Nowadays it seems like cars are one step away from being full blown robots. With self-driving vehicles on the horizon and projector headlights making a creative stamp on the automotive blueprint, it’s hard to keep up with the innovation around us.
There was once a time when cruise control was considered the most revolutionary function in a car. This year, it’s making its official debut for the first time in motorcycles, after decades of use in the majority of vehicles on the market.
Thanks to Ducati and BMW, by spring of next year riders will have the opportunity to purchase a bike with smart cruise control. Here is a sneak peek of how this capability functions:
Why did it take 25 years to come to fruition? It’s almost impossible to believe that something as standardized as cruise control hasn’t become a regular feature on every motorized vehicle. In this post, we’ll take a closer look at what to expect from the Ducati and BMW’s adaptive cruise control release, including the reasons why this innovation took longer than planned to arrive.
Starting the trend for smart cruise control
Last summer, BMW Motorrad announced its decision to introduce Active Cruise Control (ACC) on future motorbikes. Although a bit different from traditional cruise control, this adaptive feature will adjust cruising speed when another vehicle is detected in front of your bike. With the intention of giving riders less stress while on the open road, it is a feature that BMW hopes all riders will enjoy. The first bike to hit the market will be R1250RT, with more releases to follow in the future.
Ducati announced in October that its 2021 V4 S model will incorporate adaptive cruise control for riders. This Audi-owned company sees this new technology as a part of their progressive safety strategy. While the innovation is impressive, it might take some time for riders to get used to, especially if they cherish the feeling of being in control at all times.
Is smart cruise control for motorcycles worth the wait?
Smart cruise control technology hasn’t come easy for a number of factors. For one, the narrow handlebars didn’t make it adaptable for extra hardware. Part of the magnetism behind motorcycle riding is the streamlined feel, just you and the ride embracing the great outdoors. With the added hardware for cruise control, it brought on a set of challenges for engineers and motorcycle designers who tried to maintain the balance and aesthetic of a true chopper.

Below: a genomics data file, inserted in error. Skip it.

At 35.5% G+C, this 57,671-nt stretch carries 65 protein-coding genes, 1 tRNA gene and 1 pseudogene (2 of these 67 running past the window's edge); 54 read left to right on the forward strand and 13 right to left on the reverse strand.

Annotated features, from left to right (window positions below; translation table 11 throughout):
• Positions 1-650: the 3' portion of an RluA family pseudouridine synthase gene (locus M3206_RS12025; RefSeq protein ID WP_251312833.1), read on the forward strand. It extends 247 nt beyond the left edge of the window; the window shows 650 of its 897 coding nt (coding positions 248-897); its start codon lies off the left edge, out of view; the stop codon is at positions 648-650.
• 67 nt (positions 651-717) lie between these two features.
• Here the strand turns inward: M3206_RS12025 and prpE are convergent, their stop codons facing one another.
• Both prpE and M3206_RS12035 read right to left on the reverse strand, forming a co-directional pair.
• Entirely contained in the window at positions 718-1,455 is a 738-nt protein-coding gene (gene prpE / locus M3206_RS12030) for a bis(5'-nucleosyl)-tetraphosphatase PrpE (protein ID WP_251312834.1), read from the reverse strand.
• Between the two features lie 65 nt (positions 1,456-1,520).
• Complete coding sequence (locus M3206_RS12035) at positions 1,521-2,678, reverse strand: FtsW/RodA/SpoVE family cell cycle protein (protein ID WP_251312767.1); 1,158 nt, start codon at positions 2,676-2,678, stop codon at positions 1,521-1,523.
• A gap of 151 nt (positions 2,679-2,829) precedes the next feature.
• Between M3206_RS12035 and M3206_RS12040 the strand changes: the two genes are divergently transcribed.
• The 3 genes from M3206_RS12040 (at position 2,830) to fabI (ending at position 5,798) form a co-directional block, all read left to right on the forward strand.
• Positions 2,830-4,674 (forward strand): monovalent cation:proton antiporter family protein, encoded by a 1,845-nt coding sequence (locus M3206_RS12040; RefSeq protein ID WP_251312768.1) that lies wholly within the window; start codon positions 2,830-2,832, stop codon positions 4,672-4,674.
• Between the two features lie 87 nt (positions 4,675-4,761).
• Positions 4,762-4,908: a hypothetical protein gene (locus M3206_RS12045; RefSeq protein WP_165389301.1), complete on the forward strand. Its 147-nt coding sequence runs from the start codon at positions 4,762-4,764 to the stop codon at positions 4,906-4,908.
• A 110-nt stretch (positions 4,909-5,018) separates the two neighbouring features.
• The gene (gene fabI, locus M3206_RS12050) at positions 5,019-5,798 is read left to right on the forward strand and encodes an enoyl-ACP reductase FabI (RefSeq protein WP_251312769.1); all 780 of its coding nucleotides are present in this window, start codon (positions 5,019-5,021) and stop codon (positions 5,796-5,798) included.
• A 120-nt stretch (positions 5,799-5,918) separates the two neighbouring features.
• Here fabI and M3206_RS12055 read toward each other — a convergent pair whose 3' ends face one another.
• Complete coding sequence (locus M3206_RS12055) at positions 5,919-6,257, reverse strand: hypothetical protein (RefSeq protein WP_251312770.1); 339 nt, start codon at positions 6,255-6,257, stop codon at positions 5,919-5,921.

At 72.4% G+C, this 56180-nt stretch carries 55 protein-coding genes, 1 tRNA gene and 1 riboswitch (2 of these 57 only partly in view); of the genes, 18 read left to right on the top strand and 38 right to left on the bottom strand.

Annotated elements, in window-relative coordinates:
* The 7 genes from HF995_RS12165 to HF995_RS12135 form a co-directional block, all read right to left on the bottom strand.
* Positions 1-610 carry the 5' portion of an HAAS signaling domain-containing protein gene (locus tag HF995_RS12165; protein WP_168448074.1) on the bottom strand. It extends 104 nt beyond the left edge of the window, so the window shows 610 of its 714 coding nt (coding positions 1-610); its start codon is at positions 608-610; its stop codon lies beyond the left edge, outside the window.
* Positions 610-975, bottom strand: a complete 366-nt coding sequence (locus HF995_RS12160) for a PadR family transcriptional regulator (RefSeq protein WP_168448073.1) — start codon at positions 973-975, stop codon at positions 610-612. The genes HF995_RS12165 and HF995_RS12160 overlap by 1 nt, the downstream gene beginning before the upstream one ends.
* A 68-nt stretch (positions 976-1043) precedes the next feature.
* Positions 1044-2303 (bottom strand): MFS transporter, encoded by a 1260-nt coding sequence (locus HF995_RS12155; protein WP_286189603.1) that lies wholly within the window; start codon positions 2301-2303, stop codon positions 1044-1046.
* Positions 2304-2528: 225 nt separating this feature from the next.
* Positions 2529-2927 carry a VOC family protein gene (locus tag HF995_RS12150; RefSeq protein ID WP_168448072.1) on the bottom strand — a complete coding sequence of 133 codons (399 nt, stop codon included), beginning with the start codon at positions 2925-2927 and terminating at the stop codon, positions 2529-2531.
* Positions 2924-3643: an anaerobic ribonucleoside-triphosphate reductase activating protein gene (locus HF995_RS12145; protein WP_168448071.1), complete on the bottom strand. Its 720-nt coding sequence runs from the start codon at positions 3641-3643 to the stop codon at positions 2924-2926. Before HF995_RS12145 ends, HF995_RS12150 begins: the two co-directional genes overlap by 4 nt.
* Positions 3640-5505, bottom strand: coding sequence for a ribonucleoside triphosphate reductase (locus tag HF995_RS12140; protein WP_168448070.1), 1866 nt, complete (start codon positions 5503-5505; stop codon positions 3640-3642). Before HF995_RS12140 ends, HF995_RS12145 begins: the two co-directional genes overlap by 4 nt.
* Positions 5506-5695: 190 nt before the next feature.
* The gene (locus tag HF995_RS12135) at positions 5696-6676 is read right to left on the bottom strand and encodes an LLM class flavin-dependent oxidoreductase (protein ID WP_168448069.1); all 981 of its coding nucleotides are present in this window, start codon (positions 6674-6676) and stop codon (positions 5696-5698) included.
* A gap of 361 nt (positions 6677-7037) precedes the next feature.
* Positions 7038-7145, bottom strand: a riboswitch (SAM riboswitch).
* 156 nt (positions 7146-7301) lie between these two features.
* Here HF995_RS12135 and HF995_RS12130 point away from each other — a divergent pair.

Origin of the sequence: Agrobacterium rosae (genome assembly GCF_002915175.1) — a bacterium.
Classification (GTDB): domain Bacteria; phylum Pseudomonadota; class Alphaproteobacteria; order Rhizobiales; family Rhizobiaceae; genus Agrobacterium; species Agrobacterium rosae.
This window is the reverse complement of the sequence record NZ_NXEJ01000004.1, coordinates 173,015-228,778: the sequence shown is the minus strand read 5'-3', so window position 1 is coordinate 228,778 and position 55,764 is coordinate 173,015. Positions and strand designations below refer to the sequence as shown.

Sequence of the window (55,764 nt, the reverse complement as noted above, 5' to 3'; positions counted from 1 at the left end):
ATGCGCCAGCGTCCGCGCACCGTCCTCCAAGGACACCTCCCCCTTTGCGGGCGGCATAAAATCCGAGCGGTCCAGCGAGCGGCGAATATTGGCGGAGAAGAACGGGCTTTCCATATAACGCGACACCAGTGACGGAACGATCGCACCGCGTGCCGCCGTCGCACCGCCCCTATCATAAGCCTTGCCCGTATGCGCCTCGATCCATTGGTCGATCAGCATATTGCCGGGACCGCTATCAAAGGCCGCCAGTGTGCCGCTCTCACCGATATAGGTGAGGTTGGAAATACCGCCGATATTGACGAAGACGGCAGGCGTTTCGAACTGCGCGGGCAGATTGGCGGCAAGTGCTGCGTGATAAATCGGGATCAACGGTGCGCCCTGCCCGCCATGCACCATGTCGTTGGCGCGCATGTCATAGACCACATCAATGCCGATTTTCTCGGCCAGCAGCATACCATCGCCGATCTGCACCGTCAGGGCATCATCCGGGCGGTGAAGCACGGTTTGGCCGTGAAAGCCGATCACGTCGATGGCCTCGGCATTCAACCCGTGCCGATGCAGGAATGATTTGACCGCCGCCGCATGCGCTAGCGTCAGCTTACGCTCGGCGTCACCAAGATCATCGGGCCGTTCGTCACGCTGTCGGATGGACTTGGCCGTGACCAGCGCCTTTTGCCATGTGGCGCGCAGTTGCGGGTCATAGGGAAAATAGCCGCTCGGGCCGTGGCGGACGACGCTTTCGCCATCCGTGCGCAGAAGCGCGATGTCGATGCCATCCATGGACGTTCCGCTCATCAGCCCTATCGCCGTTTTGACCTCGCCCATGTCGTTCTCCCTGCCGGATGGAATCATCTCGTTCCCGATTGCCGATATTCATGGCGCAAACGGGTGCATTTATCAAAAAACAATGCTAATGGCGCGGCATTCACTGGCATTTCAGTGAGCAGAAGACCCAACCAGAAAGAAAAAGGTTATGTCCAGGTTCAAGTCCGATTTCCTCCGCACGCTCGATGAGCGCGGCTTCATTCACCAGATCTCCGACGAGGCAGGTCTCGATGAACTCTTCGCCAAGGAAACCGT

Safety played a factor too. Unlike vehicles, a motorcycle openly exposes its riders to the road without the security of a seatbelt. The quick cruise control switches could ultimately put the rider off balance and increase the risk of accident when the bike speeds up or slows down as it adjusts to adjoining traffic.
The core of riding a motorcycle comes down to being in control. While active cruise control might seem amazing to some riders, it could be a major turn-off for old school motorheads who expect full control of their machine. Favoring riding a motorcycle to being behind the wheel of a car takes precedence for a good portion of club riders. The motorcycle gives riders the freedom, so why give up the control?
Not the answer for safety but a step in the right direction
Smart cruise control is just the first step in what’s to come for motorcycle innovation. While drivers already enjoy the ease of automatic braking, this new technology is nowhere close to that level of advancement and safety. This should remind riders that adaptive control systems are merely an enhancement to the riders’ experience, not the answer to motorcyclist safety.
Motorcycles are more vulnerable to accidents and the III’s statistics on motorcycle crashes will frighten any rider into wearing a helmet more often. In due time, I’m sure we’ll see more motorcycle companies taking the leap towards adaptive cruise control and similar automotive novelties with the ultimate intention of improving the safety of motorcyclists worldwide.
Come spring time, motorcycles will be testing out smart cruise control
Ducati and BMW are introducing us to a new way to ride. Will every rider embrace it? Probably not. But I think most American motorcyclists can agree that adding these adaptive technologies will open the door for better safety. Come spring, we will start to see how motorheads react to this technological advancement. But until then, we’ll look at the upcoming switch in gears as an introduction to a more stress free way of riding.